The Daily Mail from Hagerstown, Maryland on August 11, 1939 · Page 9
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The Daily Mail from Hagerstown, Maryland · Page 9

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Hagerstown, Maryland
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Friday, August 11, 1939
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Page 9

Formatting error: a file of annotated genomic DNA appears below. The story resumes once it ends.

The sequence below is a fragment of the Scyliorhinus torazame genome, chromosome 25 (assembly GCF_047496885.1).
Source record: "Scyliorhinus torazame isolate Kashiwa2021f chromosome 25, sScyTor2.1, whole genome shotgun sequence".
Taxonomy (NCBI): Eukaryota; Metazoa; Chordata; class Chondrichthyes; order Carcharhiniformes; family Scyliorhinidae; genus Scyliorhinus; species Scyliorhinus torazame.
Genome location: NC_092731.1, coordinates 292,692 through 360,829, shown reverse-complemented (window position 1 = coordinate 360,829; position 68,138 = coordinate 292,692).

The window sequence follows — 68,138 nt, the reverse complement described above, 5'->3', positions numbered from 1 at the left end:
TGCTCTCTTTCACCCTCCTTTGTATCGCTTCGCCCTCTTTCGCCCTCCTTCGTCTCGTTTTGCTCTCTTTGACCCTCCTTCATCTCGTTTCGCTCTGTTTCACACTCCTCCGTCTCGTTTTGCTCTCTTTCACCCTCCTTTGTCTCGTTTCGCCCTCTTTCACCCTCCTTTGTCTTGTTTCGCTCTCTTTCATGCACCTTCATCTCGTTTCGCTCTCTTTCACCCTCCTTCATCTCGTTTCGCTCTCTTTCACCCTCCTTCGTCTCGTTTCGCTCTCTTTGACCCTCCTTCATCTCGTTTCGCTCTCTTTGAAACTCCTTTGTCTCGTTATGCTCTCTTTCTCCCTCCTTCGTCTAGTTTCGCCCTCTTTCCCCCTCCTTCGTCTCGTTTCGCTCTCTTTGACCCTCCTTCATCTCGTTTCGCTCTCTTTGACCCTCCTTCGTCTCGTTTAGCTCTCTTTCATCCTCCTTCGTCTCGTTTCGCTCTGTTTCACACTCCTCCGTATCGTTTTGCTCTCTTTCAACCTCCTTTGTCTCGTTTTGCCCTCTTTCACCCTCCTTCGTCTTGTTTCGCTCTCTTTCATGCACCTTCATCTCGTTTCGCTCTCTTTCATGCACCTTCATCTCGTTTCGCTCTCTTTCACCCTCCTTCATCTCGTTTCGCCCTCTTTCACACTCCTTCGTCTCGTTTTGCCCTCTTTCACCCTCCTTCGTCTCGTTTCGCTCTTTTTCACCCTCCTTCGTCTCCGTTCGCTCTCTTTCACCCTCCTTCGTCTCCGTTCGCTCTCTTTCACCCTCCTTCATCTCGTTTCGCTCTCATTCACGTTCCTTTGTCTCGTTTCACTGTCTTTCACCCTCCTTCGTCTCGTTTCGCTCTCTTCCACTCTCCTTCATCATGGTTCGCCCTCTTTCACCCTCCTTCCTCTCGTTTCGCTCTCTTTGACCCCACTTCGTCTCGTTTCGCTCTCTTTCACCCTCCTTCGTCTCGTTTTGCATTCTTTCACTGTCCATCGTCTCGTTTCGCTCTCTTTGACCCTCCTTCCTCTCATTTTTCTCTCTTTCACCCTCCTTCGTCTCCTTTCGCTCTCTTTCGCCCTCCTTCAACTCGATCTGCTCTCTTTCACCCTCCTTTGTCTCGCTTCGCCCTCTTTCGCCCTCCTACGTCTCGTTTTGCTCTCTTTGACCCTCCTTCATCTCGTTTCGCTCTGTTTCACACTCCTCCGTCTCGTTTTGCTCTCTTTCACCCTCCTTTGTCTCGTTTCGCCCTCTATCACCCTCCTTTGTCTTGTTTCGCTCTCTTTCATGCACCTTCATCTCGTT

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THE DAILY MAIL, HAGERSTOWN, MD., FRIDAY, AUGUST 11, 1939. NINE a Old-Timers See 'One Of Greatest' In Williams By E. HARRY CROCKETT ' BOSTON, Aug. 11 (£>).—The> call him "Thumpin' Teddy," Titan tic Ted," and "Whizzer Williams, and he refers to himself as jus plain Ted Williams, or "The Kid, •which is just what he is—a skinny gangling, lovable kid, already on of the most colorful figures in bi league baseball and probably due to become one of the all-time great of the game. This six foot, three inch, 169 pound rookie, who leads the Amer lean league in runs batted in stands among the leading home run blasters, bats better than .3ut) and is every inch a ball player And he's only 20 years old. He's eager, ambitious, courteous confident and practically bubbling over with schoolboy enthusiasm Only a f*ew mouths out of the min or league class, he's hailed as a "boy wonder," but is admittedly still starry-eyed over the new wonders of a young major league ca reer. Ted had his lanky form curled up on a spare rubbing table in the Red Sox clubhouse when his interviewer was introduced by the great James "Double X" Foxx. Flashy Dresser Notable as somewhat erratic in his choice of clothes—he was given his first necktie earlier in the season by Manager Joe Cronin—young Ted wore light tan sandals of woven leather, pleated dark brown trousers and a canary yellow polo shirt. 4 "I like sports clothes and good clothes," he said, "but I can't wear 'em well because I'm too stringy, too skinny." Just a short time before, the Red Sox first baseman had whispered his candid opinion of Williams. "You know," Foxx had said, "a player can* improve is fielding a lot but he's either a hitter, or he's not a hitter. Ted's a great natural hitter. He's got power, good eyes and everything he needs. Some clay he'll be one of th e greatest hitters in the game. He likes to have fun and sometimes lets his temper get out of hand, but he's a great kid and has a wonderful future. Ted seemed just about as enthusiastic about helping his Interviewer as he is about hitting homers. "Gosh I hope I can give you what you want," he said, "but this bus- Jness of being interviewed Is kind of tough. If I talk too much you'll Sharp eyes keep Ted's batting average high &~ #$X*?M^.V E& .*>*?* Lf* ^£* s v/- j"^.> / ,*V> « *. N ^ . •^wwe j-"»j* v - ***^$****** --•>• ~ ^.•*^^^', J jyjg.g.-:. J fe...<>r'-<-.-!-x. .,<.;, Hard-hitting Ted Williams grips bat firmly think I'm a punk and if I don't say enough you'll think I'm dumb. Well, anyway, I'll tell you whatever you want, to know, if I can." Confident Kid That's the kind of a boy Ted Williams is. Always ready to oblige, he's so enthusiastic he actually begins to sputter as new thoughts go racing through his handsome head. He's supremely confident, noisily demonstrative at times, but always just a big kid. He resents being called a "bush- r"—" 'Cause I'm not a busher any- "No," said the youthful slugger thoughtfully, 'it's really not much different. Of course, there are more pitchers in the. majors who can throw them a little' harder than minor leaguers, but it's not much different. "I think these major league hurlers are a lot smarter and have much better control than most of those in the minors, but after all, it's the same kind of a baseball, nore, I'm a big ball player" —and denies emphatically that he's the "screwball' he's been painted. Has he found big league pitching better, or harder to hit, than the minor league variety on which he thrived last year before joining the Red Sox? Does Ted ^consider himself a super ball player, or just a young man on the good side of a lucky break? "Gee, Mister, that's kind of putting me on the spot isn't it? Naturally I consider' myself a pretty good player and I also think I've been very lucky. I'm lucky to be working for the best baseball club ownej* in the world and one of the finest managers, I'm lucky to be working with such a real guy as Jimmy Foxx, too. Here, Thumpin' Theodore realty became enthusiastic in his eagerness to make it clear that he considers "Double X" the swellest guy in the world." Foxx His Idol "You know," he said, "a lot of people ask me who I want to pattern myself after. Well, when. it comes to hitting a baseball, Jim is the one man I want to follow, but even if he never hit a baseball he'd still be the one I'd like to pattern myself after as a man." Those words seemed to come right from yonr.g Ted's heart. "Jimmy Foxx is one real guy. He's always giving me friendly ad- Ted got right down to business when he was asked to give a personal account of what he thinks of shows promise as fielder his own batting ability. "Now I'm not perfect by any means," he started. "Left handed pitchers give me plenty of trouble and some of the smart slow ball pitchers are still hard for, me to figure out. "But let me tell you one thing," he fairly shouted as his thoughts obviously ran a lap ahead of his vocal organs, "I've never seen a pitcher yet that could put a fast ball by me. They can work me out, or maybe fool me, but I can hit anybody's fast one and I'm beginning to wise up to the teasers, too. "The fact that I know I can hit the fast ones and that I hav e plenty of power gives me a lot of confidence. I'm not the best hitter in the world—nowhere as good as Jimmy Foxx—but I really believe that some day I'll be an outstanding batter." Champs Stopped NEW YORK Ab. R. H. O. A Fifth Staright for Boston Sox Boston, Aug. 10 (ff).— The Boston Red Sox extended their winning streak to five games today as they came from behind one more to nip the Philadelphia A's, 7 to 5, and sweep the four-game series. The victory, coupled with a New York Yankee defeat in Washington. Jeft the pennant-hungry Sox only five and a half games behind first place. All of the A'ff runs were built on homers. Babe Sicbert doubled in the first inning just before Bob Johnson dumped his seventeenth homer of the year into the left field screen. In the third Frank Hays smacked his fourteenth into the same spot Philadelphia . 203 000 000—5 11 l Boston 300 003 Olx—7 14 1 Nelson and Hayes. "Wilson, Dickman and Berg, Peacock. WHEN rOTJ LOSE •omethln* don't lose track or this number—104. A classified ad-takor will help you •word mn effective "Lost and Found" ad. BE DISCRIMINATING S MELROSE •LENDCD STRAIGHT RYE WHISKIES PRIDE Or MARYLAND M Minimum •f* 4 year* •ALTIMOMr. MARYLAND ESTABLISHED 1885 The straight whiikiet in this product are 4 years or mor« old. RADIOS REPAIRED All Makes — Reasonable Prices MONTGOMERY WARD <t CO. Went WiMhinfcton Street rosetti. ss 4 0 0 1 1 Rolfe, 3b 5 2 3 1 2 Keller, r£ .". 3 1 1 2 0 DiMaggio, cf 5 0 1 4 0 elkirk, If 4 1 1 0 0 Gordon, 2b 5 1 3 1 2 Rosar, c ....4 0 1 8 1 Dahigren, Ib 3 0 0 6 0 Pearson, p 2 0 0 0 .1 Russo, p 1 0 0 1 2 Henrich, x 1 0 1 0 0 Sundra, p... 0 0 0 0 0 Totals 37 5 11 24 x—Batted for Russo in Sth. WASHINGTON Ab. R. H. O. A. Case, rf ........... 4 Lewis, 3b .......... 4 West, cf ........... 4 Wright, If ........ 3 Appleton, p ....... 1 Travis, ss ......... 5 Bloodworth. 2b ____ 4 Vernon. Ib ....... 4 Ferroll. c ........ 2 Leonard, p ....... 1 Estalella, If ....... 2 Totals 34 7 12 27 12 5 New York ........ 012 020 000 Washington ..... 121 030 OOx— 7 Errors: Wright, Crosetti. Runs batted in: Wright, Rosar, Vcrnon 2. Ferrell, Selkirk 2, Gordon, Bloodworth, Estalella 2. Two base hits: Rolfe, Gordon, Vernon, Bloodworth. Three base hits: Vernon, Gordon. Stolen base: Selkirk. Sacrifices: Leonard, Appleton, West. Double pUys: Travis, Bloodworth and Vernon. Left on bases: New York 10; AVashington 10. Base on balls: Off Pearson 2; off Leonard 2; off Russo 2; off Appleton 2. Struck out: By Leonard 3; by Pearson 2; by Russo 3; by Appleton 3. Hits: Off Pearson 9 in 4 innings (none out in fifth); off Russo 2 in 3; off Sundra 1 in 1; off Leonard S in 5; off Appleton 3 in 4. Hit by pitcher: By Leonard (Crosetti). Wild pitch: Leonard. Winning pitcher: Leonard. Losing pitcher: Pearson. Umpires: McGowan, Grieve and Quinn. Time: 2.15. Attendance: 14,000. THEY DID BANG-UP JOB —BUT BANG CAME EARLY SOMERSET, Ky., Aug. 11 (jp)— Just before quitting for the day, workmen made preparations for blasting early the next morning in a rock quarry. Dynamite and fuses were inserted in holes drilled by Corkers. That night, during a severe electrical storm, lightning struck the quarry, touched off the dynamite and demolished a steam shovel and other equipment. Meyers-Berkson Ten Wins Battle Yesterday evening on the Reservoir diamond the Meyers- Berkson softball team defeated the strong Statton Furniture team by a 3 to 1 score before a good sized gathering of fans. In the seventh inning the Meyers-Berkson team won the game when B. Lapole poled out a home run with one man on the hassocks. • Berger pitching for the winners walked six and sent nine back to the bench on strikes while Shupp also hurled good ball for the losers allowing but six hits. Score: Stations ...... 000 100 000—1 5 2 M. and B ...... 000 001 20x Shupp and Shaffer. Berger and Dixou. 3 6 1 Errors Help CINCINNATI Ab. R. H Werber, 3b 4 0 2 Frey. 2b 3 0 1 Goodman, rf 3 0 1 McCormick, Ib 4 0 1 Lombardi, c ...... 4 0 0 Berger, c£ 3 1 1 Gamble. If 4 0 0 Myers, ss .4 2 2 Derringer, p ...... 2 1 1 0. A. 0 5 3 3 3 0 10 0 0 0 0 2 Totals 31 4 9 24 11 CHICAGO Ab. R. H. 0. A, Hack, 3b 4 Herman, 2b 3 Gaian, If 4 Loiber, cf 4 Nicholson, rf 4 G. Russell, Ib 3 Mattick, ss Mancuso, c Page, p 04 22 12 1 11 14 03 00 6 0 0 2 0 2 1 1 Totals 32 6 7 27 14 Cincinnati 002 010 001—4 Chicago 110 002 2Ox—6 Errors: Werber, Frey. Myers, Hack, Galan. Runs batted in: Werber, Goodman, Berger. Derringer, Herman. Leiber 2, G. Russell, Mattick 2. Two base hits: McCormick. Myers, G. Russell, Mattick. Home runs: Berger, Herman. Sacrifices: Derringer. Goodman, Herman, Mattick. Double play: Mattick, Herman and G. Russell. Left on bases: Cincinnati 4; Chicago 6. Bases on balls: Off Derringer 2; off Page 2. Struck out: By Derringer 1; by Page 2. Umpires: Reardon, Goetz and Pinelli. Time: 1,34. Attendance: 10,762, official. Phillies Divide With Brooklyn Philadelphia, Aug. 10 '(/P)—Shut, out by Brooklyn in the opener to 0, on Luke Hamlin's three-hit hurling, the Phillies crammed sev en runs into the sixth inning of today's second game to split their double-header with the Dodgers. "Hot Potato" Hamlin was as hot as the weather in gaining his sec ond consecutive shutout, never walking a batter and facing onlj 2.9 Phillies. Brooklyn was leading 3 to when the Phillies staged their spree in the nightcap. Joe Marty's triple with the bases loaded and Merrill May's single with three on were the big blows. Rookie Iks Pearson held the Dodgers to five hits in earning his first big league victory. Brooklyn . ..000 002 010—3 4 1 Philadelphia 000 000 000—0 3 1 Hamlin and Phelps. Peck and Davis. Brooklyn , :..100 002 000—3 5 1 Philadelphia 100 007 OOx—S 11 0 Fitzsimrnons, Casey. Hutchinson and Todd. Pearson and Davis, Millies. New Yorkers Win Series Off Bees New York, Aug. 10 (/p)—Making six runs on seven hits, the New York Giants whipped the Boston Bees 6 to 3 today.to sweep their three-game series and take over fourth place in the National League. Cliff Melton, going the- route for the first time in nearly three weeks, held the Bees to five hits, four of them coming in the fourth inning when Al Simmons' homer, a walk, two singles and a sacrifice brought the Bees all their runs. The Giants chased Danny MacFayden with a. four-run barrage in the first as Mel Ott hit his 22nd homer with two on and Joe Moore knocked one with none on. Three singles scored a run in the second and Alex Kampouris homered in the sixth. Boston . ... 000 300 000—3 5 1 New York . 410 001 OOx—6 7 0 MacFayden, Lanning and Lopez. Melton and Danning. FENDER BENT BODY DENT iUGHES MOTOR CO. 30 E. Baltimore St. Ph 2460 DOWNSVILLE LETTER Downsville, Aug. 10. The Church of the Brethren B. Y. P. D. met on the lawn of Mrs. Emma Long Sunday evening. More than fifty persons were present. Services will again be held at the Long home Sunday, Aug. 13, at 7 p. m. Rev. and Mrs. C. H. Frick and son, Rev. Charles Frick, of Wilkes- Barre, To.., ?.re spending the week with Rev. and Mrs. C. A. Frick. Mrs. Donald Brjaden, of Washington, and Mrs. Thomas Markey, of Akron, returned home after spending several days with their home folks, Mr. and Mrs. E. 0. Flook. Mrs. Rose Hart and Mrs. Amy Coffman spent Friday afternoon with their Bister, Mrs. Emma Long. Mr. and Mrs. Fred Witt are spending the week in the Long home. Edward Wilkinson, of Goodland, Kansas, returned home after spending a week with the Long family. Riggs-Parker in Hard Pressed Win " Rye, N. Y., Aug. 10 (/P).— Bobby Riggs and Frankie Parker, counted as America's mainstays in the forthcoming Davis cup defense, were hard pressed to remain in the Eastern Grass Court championships today, but both rose gallantly to the occasion and advanced to the semi-final round. Riggs overcame another member of the cup «quad, Bryan (Bitsy) Grant ,of Atlanta, 6-3, 4-6, 6-4, while Parker captured a sensational struggle from John Hope Doeg, of Rumson, N. J., 5-7, 7-5, 13-11. With Riggs in the upper bracket was Ladislav Hecht, former zecho-Slovak Davis cupper, who upset Henry Prusoff. of Seattle. 6-4, 0-7. Parker's opponent will be Welby Van Horn, Los Angeles. EXCLUSIVE RAIN IN KANSAS LAWRENCE, Kas., Aug. 11 (#>)— :t took a quirk of fate to do it, but there'll be plenty of corn on the H. Leonhard farm for next fall's laTional cornhusking contest. Hot, dry weather burned a lot of the corn near Lawrence, but the Jeonhard crop is flourishing and jreen. It received a couple of rains hat almost were exclusive. In both instances the rain came n the nick of time when the corn needed moisture and in both instances it fell only on the Leonhard acres and on a few surrounding farms. I DICK TRACY —FROM A SHOE WHAT HAVE YOU BEEM DOIN6? I THOUGHT VDU WERE OUR DEAREST. I HEARD DOOR SLANAMlr4G AMD ..AMD CAME UP TO CLOSfc YOU RUM <3ETT THE: CAR HOMEY. I'LL READY \M FIVE MINUTES. THE SHATTERED THERMOMETER OM THE BUREAU S NERVOUSLY B&6.1NJS TO' PACK THE B*Ac5, 9 _ DROPPED °£2SFP OUT OP HIS SHOE/ —SOMETHING SILVERY UKE__YES IT is—.MERCURY/ JUST TO <SET AWAY BREATHE FRESH TO WHAT?? r *< < **• *r< * v. Of ALL SUMMER STOCK Begins Today The policy of this store is to clear out each season's merchandise regardless of cost in order to always present new goods for each new season. You 11 find many Bargains in each department, Bargains that you can put away until next Summer and Save yourself a lot of money. ALL $12.75 SUMMER SUITS $ 8.95 ALL 14.75 SUMMER SUITS .... ..".' 9.95 ALL 17.75 SUMMER SUITS 11.95 ALL 19.75 SUMMER SUITS '..^.'..'.'.', 13.95 ALL 22.75 SUMMER SUITS ...:." '.'.. 14.95 ALL 24.75 SUMMER SUITS "..'.I'. 16.95 ALL 29.75 SUMMER SUITS ".".-".'*„"..'..' 18.95 A Fine Selection Is in Stock Sizes 34 to 48 Stouts in Regulars, •Stouts, Longs and Shorts. i }l: r One Alteration Free Year Around Suits In Browns, Greys, Greens, Blues, in Worsteds for all purpose wear are still On Sale for one week yet, the famous Star Special Brown and Grey Oxfords, 16 ounces in weight are included. Get your fall Suit now at a big Saving. ALL $19.75 Year Around SUITS . .,. $15.95 ALL 24.75 Year Around SUITS . . . . 19.95 ALL 27.75 Year Around Buddy Serge SUITS 21.95 ALL 29.75 Year Around Griffon SUITS 23.95 ALL 32.75 Year Around Whitehall SUITS 26.95 ALL 37.75 Year Around Kuppenheimer SUITS 29.95 You'll be surprised in the Values on the Table of 88c SHIRTS and PAJAMAS Values to $1.65 See the 66c Table of $1.00 Ties, Suspenders, Sport Belts, Sport Shirts, Bush Jackets'— all $1.00 Values. *119 Brings you big values in a large selection of SHIRTS and PAJAMAS—Values to $1.95 ALL $5.45 SUMMER SHOES $3.33 ALL 7.50 SUMMER SHOES 4.44 ALL .35 B. V. D. SHIRTS and SHORTS .27 ALL .35 SUMMER HOSE .22 ALL .50 SUMMER HOSE , .33 ALL STRAW HATS — Values to S5.00 , . .99 ALL 50c TIES 33 ALL WASH TROUSERS AT COST ALL .50 BELTS and SUSPENDERS .33 ALL 1.95 B. V. D. SWIM TRUNKS 1.29 Now is your last chance to fill up on staple White Shirts, B. V. D. Shirts and Shorts, etc., at Reductions. Hageratown's Modern Men'* Store 15 North Potomac Street *Phone 700 f f •m "Jil I